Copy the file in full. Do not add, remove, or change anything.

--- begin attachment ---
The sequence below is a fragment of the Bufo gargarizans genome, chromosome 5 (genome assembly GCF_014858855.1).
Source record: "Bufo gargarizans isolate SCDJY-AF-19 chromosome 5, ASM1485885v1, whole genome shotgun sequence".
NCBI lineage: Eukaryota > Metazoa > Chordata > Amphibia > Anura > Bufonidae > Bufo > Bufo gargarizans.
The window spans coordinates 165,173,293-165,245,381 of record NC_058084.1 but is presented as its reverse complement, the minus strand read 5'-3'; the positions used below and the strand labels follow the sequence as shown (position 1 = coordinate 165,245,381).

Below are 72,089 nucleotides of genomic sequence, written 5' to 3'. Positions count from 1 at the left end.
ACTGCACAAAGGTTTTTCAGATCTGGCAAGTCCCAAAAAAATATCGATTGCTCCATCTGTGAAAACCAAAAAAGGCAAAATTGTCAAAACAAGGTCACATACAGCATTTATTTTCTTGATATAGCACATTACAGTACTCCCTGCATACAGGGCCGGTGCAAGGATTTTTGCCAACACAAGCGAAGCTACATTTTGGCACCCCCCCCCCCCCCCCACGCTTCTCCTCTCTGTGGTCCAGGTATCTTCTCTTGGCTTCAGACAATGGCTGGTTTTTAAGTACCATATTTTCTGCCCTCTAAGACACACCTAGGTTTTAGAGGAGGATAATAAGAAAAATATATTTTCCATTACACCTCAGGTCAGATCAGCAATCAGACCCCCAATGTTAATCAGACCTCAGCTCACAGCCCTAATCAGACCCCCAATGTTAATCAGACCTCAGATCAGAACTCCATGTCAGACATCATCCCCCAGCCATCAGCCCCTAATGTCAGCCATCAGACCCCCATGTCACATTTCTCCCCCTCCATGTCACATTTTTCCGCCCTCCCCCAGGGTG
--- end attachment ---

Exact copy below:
The sequence below is a fragment of the Bufo gargarizans genome, chromosome 5 (genome assembly GCF_014858855.1).
Source record: "Bufo gargarizans isolate SCDJY-AF-19 chromosome 5, ASM1485885v1, whole genome shotgun sequence".
NCBI lineage: Eukaryota > Metazoa > Chordata > Amphibia > Anura > Bufonidae > Bufo > Bufo gargarizans.
The window spans coordinates 165,173,293-165,245,381 of record NC_058084.1 but is presented as its reverse complement, the minus strand read 5'-3'; the positions used below and the strand labels follow the sequence as shown (position 1 = coordinate 165,245,381).

Below are 72,089 nucleotides of genomic sequence, written 5' to 3'. Positions count from 1 at the left end.
ACTGCACAAAGGTTTTTCAGATCTGGCAAGTCCCAAAAAAATATCGATTGCTCCATCTGTGAAAACCAAAAAAGGCAAAATTGTCAAAACAAGGTCACATACAGCATTTATTTTCTTGATATAGCACATTACAGTACTCCCTGCATACAGGGCCGGTGCAAGGATTTTTGCCAACACAAGCGAAGCTACATTTTGGCACCCCCCCCCCCCCCCCACGCTTCTCCTCTCTGTGGTCCAGGTATCTTCTCTTGGCTTCAGACAATGGCTGGTTTTTAAGTACCATATTTTCTGCCCTCTAAGACACACCTAGGTTTTAGAGGAGGATAATAAGAAAAATATATTTTCCATTACACCTCAGGTCAGATCAGCAATCAGACCCCCAATGTTAATCAGACCTCAGCTCACAGCCCTAATCAGACCCCCAATGTTAATCAGACCTCAGATCAGAACTCCATGTCAGACATCATCCCCCAGCCATCAGCCCCTAATGTCAGCCATCAGACCCCCATGTCACATTTCTCCCCCTCCATGTCACATTTTTCCGCCCTCCCCCAGGGTG